One of the quick tips offered by one of the experts that stuck with me was to “just lie down on the floor.” Her theory, when you’re really not in the mood to exercise, if you just lie down on the floor, most likely you’ll do some stretching and a few crunches while you’re there. This, I can handle, and plan on giving it a try tonight before hopping in the shower. And hopefully it will pay off by the time school’s out and we’re ready to hit the beach.
Have a time saving tip of your own? I’d love to hear it. 🙂
Tonight, while catching up on my shows (thanks to dvr) I glanced at the clock and noticed that it was 11:11 pm. Without thinking, I closed my eyes and made a wish.
For the first sixteen years of my life, every time I had the chance to make a wish I always wished for the same thing – a dog. I finally got my wish on Fourth of July weekend when my mom drove me to the country and we returned with Kobi (see “My Muses” page for a photo). It was one of the best days of my life.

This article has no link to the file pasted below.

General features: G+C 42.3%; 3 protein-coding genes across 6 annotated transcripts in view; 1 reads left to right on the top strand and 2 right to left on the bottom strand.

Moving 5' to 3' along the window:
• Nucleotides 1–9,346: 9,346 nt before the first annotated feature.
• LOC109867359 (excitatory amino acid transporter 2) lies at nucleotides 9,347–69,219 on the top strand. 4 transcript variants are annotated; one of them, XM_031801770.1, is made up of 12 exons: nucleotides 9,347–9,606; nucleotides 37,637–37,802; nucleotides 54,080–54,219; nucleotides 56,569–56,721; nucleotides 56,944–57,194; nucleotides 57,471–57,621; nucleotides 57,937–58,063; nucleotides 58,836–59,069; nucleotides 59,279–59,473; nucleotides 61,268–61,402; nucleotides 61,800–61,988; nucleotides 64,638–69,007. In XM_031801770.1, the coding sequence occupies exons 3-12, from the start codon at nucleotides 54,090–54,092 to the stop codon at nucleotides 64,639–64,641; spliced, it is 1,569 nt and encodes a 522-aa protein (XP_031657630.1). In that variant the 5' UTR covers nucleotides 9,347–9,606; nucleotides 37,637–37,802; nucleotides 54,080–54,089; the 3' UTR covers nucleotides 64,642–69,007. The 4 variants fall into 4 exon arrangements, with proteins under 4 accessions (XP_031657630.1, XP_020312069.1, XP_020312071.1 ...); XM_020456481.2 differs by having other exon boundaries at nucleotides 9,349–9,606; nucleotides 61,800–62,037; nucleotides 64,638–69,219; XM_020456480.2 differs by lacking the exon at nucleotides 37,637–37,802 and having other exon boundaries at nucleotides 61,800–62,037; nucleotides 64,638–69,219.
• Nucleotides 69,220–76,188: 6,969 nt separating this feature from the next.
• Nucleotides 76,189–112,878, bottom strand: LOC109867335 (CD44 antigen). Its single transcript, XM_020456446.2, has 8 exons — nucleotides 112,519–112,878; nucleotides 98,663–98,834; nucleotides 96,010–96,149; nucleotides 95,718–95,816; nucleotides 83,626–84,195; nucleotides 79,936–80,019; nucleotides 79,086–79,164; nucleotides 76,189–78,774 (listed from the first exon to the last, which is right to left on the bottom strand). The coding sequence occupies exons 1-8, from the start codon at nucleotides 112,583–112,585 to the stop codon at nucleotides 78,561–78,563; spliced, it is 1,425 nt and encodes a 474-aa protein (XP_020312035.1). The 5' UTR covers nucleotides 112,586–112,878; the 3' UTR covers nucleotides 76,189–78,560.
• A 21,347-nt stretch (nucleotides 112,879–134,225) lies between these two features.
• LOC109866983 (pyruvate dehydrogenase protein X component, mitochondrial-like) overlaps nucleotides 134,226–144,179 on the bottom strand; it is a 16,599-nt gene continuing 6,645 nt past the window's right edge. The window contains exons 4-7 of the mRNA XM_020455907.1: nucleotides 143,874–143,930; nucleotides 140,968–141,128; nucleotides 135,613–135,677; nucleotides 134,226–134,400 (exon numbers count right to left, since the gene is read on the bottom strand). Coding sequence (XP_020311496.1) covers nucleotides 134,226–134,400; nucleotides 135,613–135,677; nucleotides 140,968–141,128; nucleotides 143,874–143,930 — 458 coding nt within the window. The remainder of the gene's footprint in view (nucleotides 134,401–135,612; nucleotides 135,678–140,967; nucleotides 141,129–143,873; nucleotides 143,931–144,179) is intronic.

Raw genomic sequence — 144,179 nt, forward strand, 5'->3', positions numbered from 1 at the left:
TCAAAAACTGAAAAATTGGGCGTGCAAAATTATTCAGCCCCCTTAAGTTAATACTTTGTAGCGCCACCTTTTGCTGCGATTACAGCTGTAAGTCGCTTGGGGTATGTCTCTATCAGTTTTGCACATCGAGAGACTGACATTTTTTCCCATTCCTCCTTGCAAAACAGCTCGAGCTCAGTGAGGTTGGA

I also remember those first few months following his long awaited arrival, and how every time I lost an eyelash or caught the white billowy top of a dandelion floating by, I couldn’t think of anything to wish for. I had been wishing for the same thing for so long (with no hope in sight) that I had never considered wishing for anything else.
Since then, I’m sure I’ve made lots of little wishes on birthdays or at the strike of midnight on New Year’s Eve, but I can’t remember what they were or if they came true. And I can’t remember when I adopted my new wish, but over the years it has stuck in my head and is still the only thing I wish for when the opportunity (birthday or superstitious) presents itself. “I wish that everything in my life turns out exactly as You intend it for it to be.” Guess I finally realized that it can’t get any better than that.